Embracing The Loss of Business As Usual

I have been in mourning. Deep, unmistakable and heartfelt mourning. I have had trouble focusing on work (essential educational work being done from home), and significant trouble sleeping. I have shed tears intermittently (as various losses have been experienced), but then quickly recovered in a sincere effort to maintain focus on the work related tasks at hand or to keep up a brave face for my immediate family and friends. Of course I realize that putting off my grieving until a time in which it will be more convenient is damaging, but honestly this has all been almost too much to bear and it may be healthier to process grief in smaller doses, over time.

Educators have always been heroes and exist among the greatest of all those who serve the needs of others. Now more than ever, educators are essential workers who have a unique obligation to let our lights so shine, so that our students/families might know that they are valuable, protected from harm, appreciated and loved. I am an educator to my natural core and yet for the past several weeks I have only been able to go through the motions and perform the most basic components of my job. Nothing feels quite real anymore. The entire Coronavirus and COVID-19 reality haze seems like a Sci Fi nightmare . . . except that it’s painfully real. Far too real a nightmare here in Detroit. People are sick, suffering and dying in astronomical numbers and there’s no question that nothing will ever be quite the same.

I know how important writing is for me. Despite this it’s been useless trying to process this level of grief in a coherent, written form. For me, writing has never been a chore, it operates like an essential form of therapy – a sort of soul, spirit outpouring – which allows me a healthy avenue to express what’s inside – no matter how raw and unfiltered. Except that since early March, there’s been so much foreign matter inside that I’ve had no means of processing it (much less attempting to express myself in writing). I admire my fellow blogging comrades and colleagues who I’ve seen churn out piece after piece, as a sort of testament to the strength of their health and the benefits of this craft. For me there have been no journals, no blog posts, very little human interaction (by both choice AND force) and it’s literally been all that I can do to just find the simple joys in each day. I look for something, no matter how minuscule to celebrate and give thanks for in each day. I have done this for my own well-being and sense of normalcy. Because it’s my very nature to be joyful, optimistic and give thanks even for the small rays of sunlight in a dark, cavernous pit. Except that in my 40+ years, nothing has ever been quite so dark, so endlessly cavernous and so very depressing without the slightest hope of relief or the healing warmth of the sun.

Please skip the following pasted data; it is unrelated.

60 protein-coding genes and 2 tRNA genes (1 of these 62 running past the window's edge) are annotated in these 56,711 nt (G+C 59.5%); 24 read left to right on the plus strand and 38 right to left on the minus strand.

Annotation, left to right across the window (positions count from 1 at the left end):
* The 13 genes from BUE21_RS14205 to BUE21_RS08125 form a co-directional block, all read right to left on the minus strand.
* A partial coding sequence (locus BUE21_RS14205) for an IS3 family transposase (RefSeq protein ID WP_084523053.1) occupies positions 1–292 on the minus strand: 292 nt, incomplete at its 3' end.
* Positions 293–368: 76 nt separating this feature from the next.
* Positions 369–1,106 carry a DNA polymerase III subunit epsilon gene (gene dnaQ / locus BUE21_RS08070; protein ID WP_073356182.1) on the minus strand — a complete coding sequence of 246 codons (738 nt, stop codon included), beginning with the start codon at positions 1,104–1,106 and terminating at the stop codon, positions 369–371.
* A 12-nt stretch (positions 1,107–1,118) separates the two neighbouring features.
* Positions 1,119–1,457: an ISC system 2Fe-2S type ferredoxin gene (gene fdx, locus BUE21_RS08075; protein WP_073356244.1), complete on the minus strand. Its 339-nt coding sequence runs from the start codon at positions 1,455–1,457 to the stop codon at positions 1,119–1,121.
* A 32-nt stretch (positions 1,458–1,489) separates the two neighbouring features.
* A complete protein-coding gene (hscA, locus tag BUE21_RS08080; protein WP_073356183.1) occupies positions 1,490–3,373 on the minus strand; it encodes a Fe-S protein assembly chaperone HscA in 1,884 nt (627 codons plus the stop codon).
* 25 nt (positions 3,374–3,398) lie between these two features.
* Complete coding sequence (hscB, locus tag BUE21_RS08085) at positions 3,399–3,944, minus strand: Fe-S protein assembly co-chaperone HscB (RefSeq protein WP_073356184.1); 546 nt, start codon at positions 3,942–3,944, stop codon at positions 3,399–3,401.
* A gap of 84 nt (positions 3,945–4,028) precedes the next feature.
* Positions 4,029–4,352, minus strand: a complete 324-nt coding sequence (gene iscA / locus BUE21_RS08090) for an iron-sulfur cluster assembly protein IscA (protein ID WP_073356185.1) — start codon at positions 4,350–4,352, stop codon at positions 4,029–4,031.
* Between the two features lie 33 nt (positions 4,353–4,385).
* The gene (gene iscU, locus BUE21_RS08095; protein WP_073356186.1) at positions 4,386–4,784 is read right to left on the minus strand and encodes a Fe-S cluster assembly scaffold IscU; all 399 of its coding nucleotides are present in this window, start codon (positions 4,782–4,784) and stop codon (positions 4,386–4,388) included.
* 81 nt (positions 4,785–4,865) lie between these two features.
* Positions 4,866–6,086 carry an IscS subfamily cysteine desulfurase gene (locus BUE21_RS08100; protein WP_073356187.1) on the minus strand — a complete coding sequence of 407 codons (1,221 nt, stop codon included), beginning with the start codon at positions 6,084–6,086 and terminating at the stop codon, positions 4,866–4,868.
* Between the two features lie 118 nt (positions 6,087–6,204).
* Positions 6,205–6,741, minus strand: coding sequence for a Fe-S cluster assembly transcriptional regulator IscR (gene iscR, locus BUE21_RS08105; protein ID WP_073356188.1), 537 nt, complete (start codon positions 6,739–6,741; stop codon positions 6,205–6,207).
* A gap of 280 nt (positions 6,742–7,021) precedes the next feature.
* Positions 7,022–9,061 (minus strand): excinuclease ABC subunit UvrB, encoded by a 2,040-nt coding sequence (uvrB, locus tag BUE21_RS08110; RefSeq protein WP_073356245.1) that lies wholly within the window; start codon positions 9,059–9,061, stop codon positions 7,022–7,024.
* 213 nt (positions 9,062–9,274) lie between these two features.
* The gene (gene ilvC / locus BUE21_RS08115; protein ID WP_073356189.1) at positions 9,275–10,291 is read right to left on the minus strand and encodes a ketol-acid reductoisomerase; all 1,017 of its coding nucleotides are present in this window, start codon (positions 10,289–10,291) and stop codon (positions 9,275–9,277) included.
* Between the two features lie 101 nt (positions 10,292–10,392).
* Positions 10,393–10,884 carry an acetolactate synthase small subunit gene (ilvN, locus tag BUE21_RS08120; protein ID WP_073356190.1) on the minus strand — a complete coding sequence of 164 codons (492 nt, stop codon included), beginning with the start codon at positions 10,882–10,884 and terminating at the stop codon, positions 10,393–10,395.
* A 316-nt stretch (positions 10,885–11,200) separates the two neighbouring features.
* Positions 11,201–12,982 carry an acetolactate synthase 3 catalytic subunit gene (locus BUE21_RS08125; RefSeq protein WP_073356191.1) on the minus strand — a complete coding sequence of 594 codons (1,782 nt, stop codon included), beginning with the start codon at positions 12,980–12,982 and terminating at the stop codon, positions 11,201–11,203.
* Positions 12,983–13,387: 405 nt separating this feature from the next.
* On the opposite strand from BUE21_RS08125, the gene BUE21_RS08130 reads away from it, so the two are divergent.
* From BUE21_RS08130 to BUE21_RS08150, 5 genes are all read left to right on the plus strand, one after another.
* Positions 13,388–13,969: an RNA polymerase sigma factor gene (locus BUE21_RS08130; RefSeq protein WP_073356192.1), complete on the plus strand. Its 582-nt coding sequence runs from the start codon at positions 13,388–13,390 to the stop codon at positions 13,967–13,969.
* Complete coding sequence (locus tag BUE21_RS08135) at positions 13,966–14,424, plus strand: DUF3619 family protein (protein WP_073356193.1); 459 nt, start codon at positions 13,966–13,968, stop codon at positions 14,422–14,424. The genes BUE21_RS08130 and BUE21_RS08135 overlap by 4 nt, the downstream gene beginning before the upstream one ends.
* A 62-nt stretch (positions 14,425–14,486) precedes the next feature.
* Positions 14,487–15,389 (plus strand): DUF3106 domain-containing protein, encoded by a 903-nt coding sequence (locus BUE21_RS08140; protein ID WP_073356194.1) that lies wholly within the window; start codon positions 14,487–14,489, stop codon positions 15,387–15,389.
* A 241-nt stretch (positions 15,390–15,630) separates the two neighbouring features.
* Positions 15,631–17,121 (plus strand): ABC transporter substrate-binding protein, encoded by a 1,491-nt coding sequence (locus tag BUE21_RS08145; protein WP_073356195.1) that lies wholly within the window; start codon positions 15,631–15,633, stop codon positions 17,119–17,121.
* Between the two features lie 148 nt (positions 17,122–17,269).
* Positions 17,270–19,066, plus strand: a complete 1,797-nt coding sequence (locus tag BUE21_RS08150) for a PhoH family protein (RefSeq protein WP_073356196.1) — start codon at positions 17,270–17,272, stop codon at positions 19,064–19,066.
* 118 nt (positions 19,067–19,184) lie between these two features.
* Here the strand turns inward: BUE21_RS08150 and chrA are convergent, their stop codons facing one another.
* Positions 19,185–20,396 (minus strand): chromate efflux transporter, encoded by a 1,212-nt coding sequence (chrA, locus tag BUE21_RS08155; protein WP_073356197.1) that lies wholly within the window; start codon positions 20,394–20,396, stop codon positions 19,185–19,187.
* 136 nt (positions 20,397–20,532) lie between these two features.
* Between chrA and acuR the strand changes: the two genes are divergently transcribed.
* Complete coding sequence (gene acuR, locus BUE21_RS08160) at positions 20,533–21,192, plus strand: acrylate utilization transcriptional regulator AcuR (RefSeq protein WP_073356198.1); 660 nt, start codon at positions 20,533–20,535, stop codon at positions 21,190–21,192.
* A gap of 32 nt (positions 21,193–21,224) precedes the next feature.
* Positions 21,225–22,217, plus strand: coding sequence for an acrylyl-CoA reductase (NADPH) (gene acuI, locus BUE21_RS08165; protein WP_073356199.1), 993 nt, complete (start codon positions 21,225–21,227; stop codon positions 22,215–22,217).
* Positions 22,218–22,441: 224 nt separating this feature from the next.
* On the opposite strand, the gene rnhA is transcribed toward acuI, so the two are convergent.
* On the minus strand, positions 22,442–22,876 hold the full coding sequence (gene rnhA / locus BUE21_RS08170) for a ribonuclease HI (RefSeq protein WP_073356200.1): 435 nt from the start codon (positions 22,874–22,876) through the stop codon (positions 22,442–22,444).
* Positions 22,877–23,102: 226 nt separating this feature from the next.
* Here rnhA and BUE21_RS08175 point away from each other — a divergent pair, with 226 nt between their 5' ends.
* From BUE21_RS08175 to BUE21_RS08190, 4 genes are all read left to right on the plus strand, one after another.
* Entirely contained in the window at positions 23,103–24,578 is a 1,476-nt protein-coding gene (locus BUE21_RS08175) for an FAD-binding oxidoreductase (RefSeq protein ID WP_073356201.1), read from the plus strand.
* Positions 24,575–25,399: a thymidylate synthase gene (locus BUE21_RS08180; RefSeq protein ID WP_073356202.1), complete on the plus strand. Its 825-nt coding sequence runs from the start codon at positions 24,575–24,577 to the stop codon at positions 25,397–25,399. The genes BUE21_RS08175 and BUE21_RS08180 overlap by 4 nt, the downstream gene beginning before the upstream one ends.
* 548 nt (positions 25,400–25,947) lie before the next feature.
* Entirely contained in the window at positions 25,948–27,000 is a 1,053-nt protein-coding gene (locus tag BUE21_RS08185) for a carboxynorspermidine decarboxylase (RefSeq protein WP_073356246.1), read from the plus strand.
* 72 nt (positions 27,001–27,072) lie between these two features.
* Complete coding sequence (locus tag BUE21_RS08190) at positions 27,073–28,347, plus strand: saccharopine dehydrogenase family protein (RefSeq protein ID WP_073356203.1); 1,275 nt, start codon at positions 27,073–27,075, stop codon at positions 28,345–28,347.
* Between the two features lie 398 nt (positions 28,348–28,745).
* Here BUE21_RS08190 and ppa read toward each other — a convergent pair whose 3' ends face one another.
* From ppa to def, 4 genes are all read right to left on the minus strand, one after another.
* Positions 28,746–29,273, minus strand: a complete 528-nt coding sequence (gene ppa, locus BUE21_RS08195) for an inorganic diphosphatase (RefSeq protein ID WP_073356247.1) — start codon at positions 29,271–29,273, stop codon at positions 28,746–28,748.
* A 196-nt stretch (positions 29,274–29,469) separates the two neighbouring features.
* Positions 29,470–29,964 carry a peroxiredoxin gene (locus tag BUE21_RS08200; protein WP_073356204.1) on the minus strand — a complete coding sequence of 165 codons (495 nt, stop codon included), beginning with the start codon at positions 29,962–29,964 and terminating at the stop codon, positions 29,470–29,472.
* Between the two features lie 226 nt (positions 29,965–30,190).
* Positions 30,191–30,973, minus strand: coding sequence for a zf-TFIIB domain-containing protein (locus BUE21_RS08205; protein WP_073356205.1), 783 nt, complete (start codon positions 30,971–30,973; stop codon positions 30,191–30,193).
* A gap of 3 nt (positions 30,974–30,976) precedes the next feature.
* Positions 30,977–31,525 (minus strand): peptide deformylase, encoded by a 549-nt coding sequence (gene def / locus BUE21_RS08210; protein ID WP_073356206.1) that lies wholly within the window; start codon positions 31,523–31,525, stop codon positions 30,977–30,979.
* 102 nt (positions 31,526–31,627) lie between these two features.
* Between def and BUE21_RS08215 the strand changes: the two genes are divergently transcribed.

Work has been harder than ever. I’m still able to teach (online) and somehow creating curriculum and sharing the innate joy I have always had for teaching and learning is still easy for me, even at this most difficult of times. Teaching has been a wonderful, welcome diversion and like second nature; a healing balm and a blessing indeed. I pray that our collective work (as the rank and file front line of educators, who are still working from home), has been equally fulfilling while somehow serving as an inspiration to our students who are still very much entitled to benefit from the endless joys of learning. But at the same time, the thought of being anything other than our glorious, authentic selves at this pivotal time is truly unthinkable. The thought of being anything other than somber, angry, sad, grief stricken and wounded has been virtually impossible in the presence of and in collaboration with those around us who still somehow seek to perpetuate an illusion of superiority and power. Sigh . . . I welcome an end to all play acting and the abrupt halt to the collegial facade which dictates that people in power have a right to abuse such powers as a means to wield punitive measures and systemic harm all while masking their own insecurities and lack. I can’t wait for people to rise up and demand an end to the madness of feigned superiority. No more, over, the end.